Johann Wolfgang Goethe
I truly feel sorry for those who get up each day expecting the worse; far too often it becomes a self fulfilling prophecy. It seems to me that there are those who will dig so deep to find fault that they do even when there is none there.
I much prefer those who always expect the best. Have you noticed they are the people that brighten the lives of those around them? They see beauty in things far too many of us miss. I think they also find satisfaction in the little things in life, enjoying most days as they go by. I know I would much rather spend my time with them than with the constant fault finder.
I don’t know about you but I know I don’t want to let some grandeous aspiration keep me so occupied and distracted that I fail to find the joy that exists in each day. I have learned that wealth is better measured by the number of pleasant events in our lives than by the amount of money we have in the bank.
These are becoming trying times. Many of us will see some hopefully short term reduction in our savings. The cost of fuel, plummeting housing value, and cost cutting at work can be a real challenge for many. I just hope that those who must live a more modest life style will find how sweet the flowers really smell, how good a simple meal on a lawn can taste and how far a smile from those we care about will carry them. Years ago we didn’t have TV or ten dollar movies but we had books, we drove less and walked more, we did not drive miles for dinner — we walked next door and ate with the neighbors, we did not have electronic games or even the ability to go very far for fun we spent our time with family and the friends who lived up the street. And you know what I seem to remember people were happier then than they are now.
If you don’t enjoy life and find the burdens too heavy why not consider joining us in the Happiness Brigade. Try writing down something you saw today that pleased you, note the smile a stranger offered, be pleased with the little thing someone did for you for if you do it often enough you’ll find that your memory bank account will be overflowing with your accumulated positive experiences.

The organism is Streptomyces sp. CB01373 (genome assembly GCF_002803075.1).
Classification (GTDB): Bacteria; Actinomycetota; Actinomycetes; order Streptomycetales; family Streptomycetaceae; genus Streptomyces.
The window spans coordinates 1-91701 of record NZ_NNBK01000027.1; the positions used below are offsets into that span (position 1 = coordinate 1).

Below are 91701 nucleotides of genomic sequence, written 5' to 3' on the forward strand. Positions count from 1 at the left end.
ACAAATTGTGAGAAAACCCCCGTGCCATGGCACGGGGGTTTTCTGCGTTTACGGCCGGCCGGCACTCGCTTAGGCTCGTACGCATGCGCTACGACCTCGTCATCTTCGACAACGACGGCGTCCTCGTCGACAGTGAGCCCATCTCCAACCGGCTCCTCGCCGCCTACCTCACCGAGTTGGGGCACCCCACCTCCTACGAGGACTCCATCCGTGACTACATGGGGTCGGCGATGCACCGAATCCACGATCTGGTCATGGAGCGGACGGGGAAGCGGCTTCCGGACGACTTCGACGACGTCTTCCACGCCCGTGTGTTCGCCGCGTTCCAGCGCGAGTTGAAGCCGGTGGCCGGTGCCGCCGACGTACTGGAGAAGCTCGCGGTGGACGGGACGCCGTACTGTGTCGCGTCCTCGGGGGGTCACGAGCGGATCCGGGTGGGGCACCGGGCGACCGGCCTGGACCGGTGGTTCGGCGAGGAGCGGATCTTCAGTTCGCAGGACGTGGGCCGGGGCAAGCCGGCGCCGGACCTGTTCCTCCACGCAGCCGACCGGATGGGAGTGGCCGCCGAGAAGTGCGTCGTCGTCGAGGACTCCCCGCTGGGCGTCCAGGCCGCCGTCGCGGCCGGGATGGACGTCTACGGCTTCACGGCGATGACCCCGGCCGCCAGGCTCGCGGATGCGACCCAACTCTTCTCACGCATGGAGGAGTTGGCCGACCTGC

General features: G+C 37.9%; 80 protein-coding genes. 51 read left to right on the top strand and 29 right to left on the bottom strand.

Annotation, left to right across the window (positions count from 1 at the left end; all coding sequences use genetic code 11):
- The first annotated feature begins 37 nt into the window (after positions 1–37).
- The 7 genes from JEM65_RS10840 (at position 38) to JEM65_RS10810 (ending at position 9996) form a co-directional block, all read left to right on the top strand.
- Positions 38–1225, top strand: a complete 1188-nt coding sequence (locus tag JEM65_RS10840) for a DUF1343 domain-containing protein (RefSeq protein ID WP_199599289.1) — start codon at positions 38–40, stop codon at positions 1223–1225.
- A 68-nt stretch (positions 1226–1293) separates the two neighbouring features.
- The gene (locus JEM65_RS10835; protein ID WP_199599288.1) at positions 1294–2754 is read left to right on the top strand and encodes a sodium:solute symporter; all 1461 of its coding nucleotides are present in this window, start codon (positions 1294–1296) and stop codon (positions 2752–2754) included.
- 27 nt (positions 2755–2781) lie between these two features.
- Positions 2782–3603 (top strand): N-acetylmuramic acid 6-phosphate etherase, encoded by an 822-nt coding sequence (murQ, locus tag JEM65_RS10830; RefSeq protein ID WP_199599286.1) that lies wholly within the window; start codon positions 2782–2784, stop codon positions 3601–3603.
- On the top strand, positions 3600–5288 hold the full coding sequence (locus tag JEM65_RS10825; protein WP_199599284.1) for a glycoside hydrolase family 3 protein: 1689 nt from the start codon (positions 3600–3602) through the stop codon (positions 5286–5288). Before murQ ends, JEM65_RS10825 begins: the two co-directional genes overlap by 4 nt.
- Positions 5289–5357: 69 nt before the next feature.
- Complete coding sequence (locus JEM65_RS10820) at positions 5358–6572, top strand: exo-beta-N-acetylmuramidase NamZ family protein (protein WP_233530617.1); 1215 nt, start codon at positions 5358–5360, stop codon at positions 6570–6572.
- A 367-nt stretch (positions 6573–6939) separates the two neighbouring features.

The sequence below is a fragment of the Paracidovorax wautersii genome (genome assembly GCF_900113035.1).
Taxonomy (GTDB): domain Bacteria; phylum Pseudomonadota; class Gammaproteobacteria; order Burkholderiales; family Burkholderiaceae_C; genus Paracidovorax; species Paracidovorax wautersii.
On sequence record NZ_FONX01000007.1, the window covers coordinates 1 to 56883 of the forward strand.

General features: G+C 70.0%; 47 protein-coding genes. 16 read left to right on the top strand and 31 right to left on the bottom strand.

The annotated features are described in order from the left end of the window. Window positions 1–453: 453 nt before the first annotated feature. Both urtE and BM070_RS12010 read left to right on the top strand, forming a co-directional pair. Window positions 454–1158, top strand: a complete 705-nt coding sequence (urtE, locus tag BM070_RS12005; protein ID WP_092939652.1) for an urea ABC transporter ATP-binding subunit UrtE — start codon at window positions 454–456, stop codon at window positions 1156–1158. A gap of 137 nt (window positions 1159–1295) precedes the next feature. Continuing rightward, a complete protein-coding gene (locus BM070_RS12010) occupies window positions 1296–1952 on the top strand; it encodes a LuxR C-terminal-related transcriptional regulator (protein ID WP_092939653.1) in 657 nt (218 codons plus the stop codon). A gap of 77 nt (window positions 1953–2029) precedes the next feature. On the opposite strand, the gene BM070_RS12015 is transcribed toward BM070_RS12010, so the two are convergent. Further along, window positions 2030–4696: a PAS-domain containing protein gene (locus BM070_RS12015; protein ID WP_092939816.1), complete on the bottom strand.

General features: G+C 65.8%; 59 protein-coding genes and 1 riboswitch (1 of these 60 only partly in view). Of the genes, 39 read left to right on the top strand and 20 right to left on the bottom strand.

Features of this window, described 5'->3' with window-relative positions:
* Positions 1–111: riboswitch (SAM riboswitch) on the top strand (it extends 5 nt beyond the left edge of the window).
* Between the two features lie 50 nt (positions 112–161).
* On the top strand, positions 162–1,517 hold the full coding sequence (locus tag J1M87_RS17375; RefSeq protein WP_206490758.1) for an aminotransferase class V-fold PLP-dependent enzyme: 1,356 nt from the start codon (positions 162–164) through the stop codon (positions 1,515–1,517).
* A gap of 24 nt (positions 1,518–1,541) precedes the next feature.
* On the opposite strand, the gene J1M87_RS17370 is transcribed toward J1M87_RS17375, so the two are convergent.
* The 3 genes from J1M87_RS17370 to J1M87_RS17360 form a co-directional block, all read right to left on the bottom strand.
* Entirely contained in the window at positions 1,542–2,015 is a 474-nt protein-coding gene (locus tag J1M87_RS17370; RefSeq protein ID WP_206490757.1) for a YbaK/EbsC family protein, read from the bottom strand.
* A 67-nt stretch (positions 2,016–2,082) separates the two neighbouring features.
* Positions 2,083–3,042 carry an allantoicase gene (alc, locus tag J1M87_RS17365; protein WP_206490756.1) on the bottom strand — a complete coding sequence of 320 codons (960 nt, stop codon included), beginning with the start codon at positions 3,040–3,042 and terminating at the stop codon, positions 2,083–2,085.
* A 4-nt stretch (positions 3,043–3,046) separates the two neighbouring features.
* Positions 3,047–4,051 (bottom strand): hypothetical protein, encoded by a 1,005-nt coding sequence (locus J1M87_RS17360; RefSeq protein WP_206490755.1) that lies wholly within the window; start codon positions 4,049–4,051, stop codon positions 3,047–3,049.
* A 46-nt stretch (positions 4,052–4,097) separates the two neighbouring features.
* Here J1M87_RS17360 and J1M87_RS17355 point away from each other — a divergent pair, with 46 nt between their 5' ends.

Attitude to me is more important than facts. It is more important than the past, than education, than money, than circumstances, than failures, than success, than what other people think, say or do. It is more important than appearance, gift, or skill. It will make or break a company…a church…a home.
The remarkable thing is we have a choice every day regarding the attitude we will embrace for that day…I am convinced that life is 10% what happens to me and 90% how I react to it. And so it is with you… we are in charge of our attitudes.
Never test for an error you don’t know how to handle.
A guy walks into a bookstore, not looking for anything in particular. On his way to the back of the store, he spots something of interest. A book with a very interesting title, "Dating for the New Millennium. What Women Want." So, he picks it up and opens it to a random page.
"Chapter 1: The First Date."
He glances the chapter over for a few minutes and then rushes out of the bookstore to call a girl he’s wanted to ask out for quite awhile. When he gets home, he picks up the phone and calls her. She answers, "Hello?"
He says, "Hi, Jessica. Listen, I was wondering if you would want to go see a movie with me tonight?"
She says, "Sure, I don’t see anything wrong with that."